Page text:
Page 23: of Offshore Engineer Magazine (Jan/Feb 2018)

Read this page in Pdf, Flash or Html5 edition of Jan/Feb 2018 Offshore Engineer Magazine

working alongside robots, even learning For example, the information the collision with an also moving human. from them.” Argonauts gathered during the Argos These are some of the challenges an


Robotics is coming to the fore now Challenge was just point data. offshore robot might face, with the ad- because of a drive to increase productiv- Three classic tasks for robots are dition of having to be ATEX certi? ed ity, but also to reduce offshore manning, those that are dirty, dangerous, and and able to handle harsh environments. says David Lane, autonomous systems dull. Robots can be more capable, ef- Offshore robots will have to be able to engineering professor and director of ? cient and fast, navigate complex struc- the Edinburgh Centre of Robotics. It’s Stryk says. To date, tures, including going also being enabled thanks to the likes of robotic systems up stairs, and might be the iPhone, miniaturization of electron- have focused on tasked with scheduled ics, the number of transistors that can working in planar operations, occasional now be put on a chip and developments environments, i.e. operations, and emer- in machine learning. self-driving vehicles gency response, such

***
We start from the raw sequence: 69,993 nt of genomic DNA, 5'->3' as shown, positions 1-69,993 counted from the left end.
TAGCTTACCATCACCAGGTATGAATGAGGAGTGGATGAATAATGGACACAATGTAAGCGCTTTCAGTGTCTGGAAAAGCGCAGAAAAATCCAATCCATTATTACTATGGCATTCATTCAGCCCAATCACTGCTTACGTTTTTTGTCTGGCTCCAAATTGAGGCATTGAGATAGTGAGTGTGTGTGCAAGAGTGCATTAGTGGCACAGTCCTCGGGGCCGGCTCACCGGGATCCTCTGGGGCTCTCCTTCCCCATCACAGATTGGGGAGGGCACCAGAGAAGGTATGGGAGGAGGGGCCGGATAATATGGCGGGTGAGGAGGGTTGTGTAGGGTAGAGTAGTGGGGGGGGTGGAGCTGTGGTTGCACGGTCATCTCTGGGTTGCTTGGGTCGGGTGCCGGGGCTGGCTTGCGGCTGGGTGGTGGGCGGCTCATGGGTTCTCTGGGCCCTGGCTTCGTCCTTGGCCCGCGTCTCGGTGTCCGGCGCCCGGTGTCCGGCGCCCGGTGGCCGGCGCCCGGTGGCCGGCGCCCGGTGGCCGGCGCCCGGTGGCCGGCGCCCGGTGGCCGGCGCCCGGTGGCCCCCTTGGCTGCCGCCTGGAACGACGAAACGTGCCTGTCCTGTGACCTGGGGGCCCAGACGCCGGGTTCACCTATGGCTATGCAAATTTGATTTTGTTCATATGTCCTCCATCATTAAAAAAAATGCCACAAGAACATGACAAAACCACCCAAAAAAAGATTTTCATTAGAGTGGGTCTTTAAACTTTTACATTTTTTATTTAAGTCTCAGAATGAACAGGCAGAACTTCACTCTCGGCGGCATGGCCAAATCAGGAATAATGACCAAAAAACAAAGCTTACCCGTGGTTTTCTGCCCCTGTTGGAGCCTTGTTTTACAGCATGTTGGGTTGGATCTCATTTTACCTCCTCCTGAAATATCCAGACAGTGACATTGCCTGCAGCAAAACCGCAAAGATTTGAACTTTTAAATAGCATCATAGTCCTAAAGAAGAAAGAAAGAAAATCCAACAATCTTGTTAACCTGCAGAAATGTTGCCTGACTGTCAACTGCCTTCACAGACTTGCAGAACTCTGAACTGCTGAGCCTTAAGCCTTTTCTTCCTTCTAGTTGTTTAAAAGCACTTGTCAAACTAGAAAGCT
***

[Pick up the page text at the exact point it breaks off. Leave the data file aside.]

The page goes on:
Oskar von Stryk, professor and head (passenger, farming, as inspections like of simulation, systems optimization mining, etc.), logis- acoustic measurement, and robotics group at the Technical tics systems (moving as well as monitoring,

University of Darmstadt, Germany, was shelves to pickers), gas detection, thermal on the winning team in Total’s Argos auto delivery robots, imagining, and even

Challenge – Argonauts – alongside and search and maintenance tasks,

Austrian robotics ? rm Taurob, and is rescue robots. For cleaning or evening now working with Total to further de- these, navigation, valve operation. The velop offshore robotic systems. self-localization and robot could also ? nd

He says that robotic systems can take mapping systems and ? ght ? res.

David Lane, director of the very different forms but that there are are needed. Going The Argonauts’ robot

Edinburgh Centre of Robotics. three key elements that make up a robot: into more 3D envi- was ATEX certi? ed and •

Sensors, to understand its own status ronments, such as able to climb upstairs. in the environment offshore platforms, is harder, he says. “We have demonstrated it’s possible,” • Existing robotic systems have also

Algorithms, to integrate the sensors Stryk says. “Autonomous robots can be mostly been working in isolation, i.e. and plan what to do used on oil and gas sites. The vision, •

An ability to act, and interact with towards 2021, is mainly robots on off- zones without human presence. But,

Terrestrial robots on show at the humans and the environment. shore and onshore sites with industrial there’s much work ongoing to enable

OGTC Robotics week.

Images from the “The key difference between robot strength.” robots to work alongside humans – so-

OGTC, by Rory Raitt.

and human is that humans see and un- called “cobots,” or collaboration robots.

Subsea derstand. Robots just collect data – i.e.

German ? rm Franka Emica has devel- numbers – and just compute to try get Lane says that subsea systems, or oped a robotic arm that responds to touch some information about these numbers.” ocean robotics, have been operating and moves in such a way that it can avoid

The drone zone.

January 2018 | OE 25 024_OE0118_EPIC1_Robotics.indd 25 12/27/17 4:07 PM

Offshore Engineer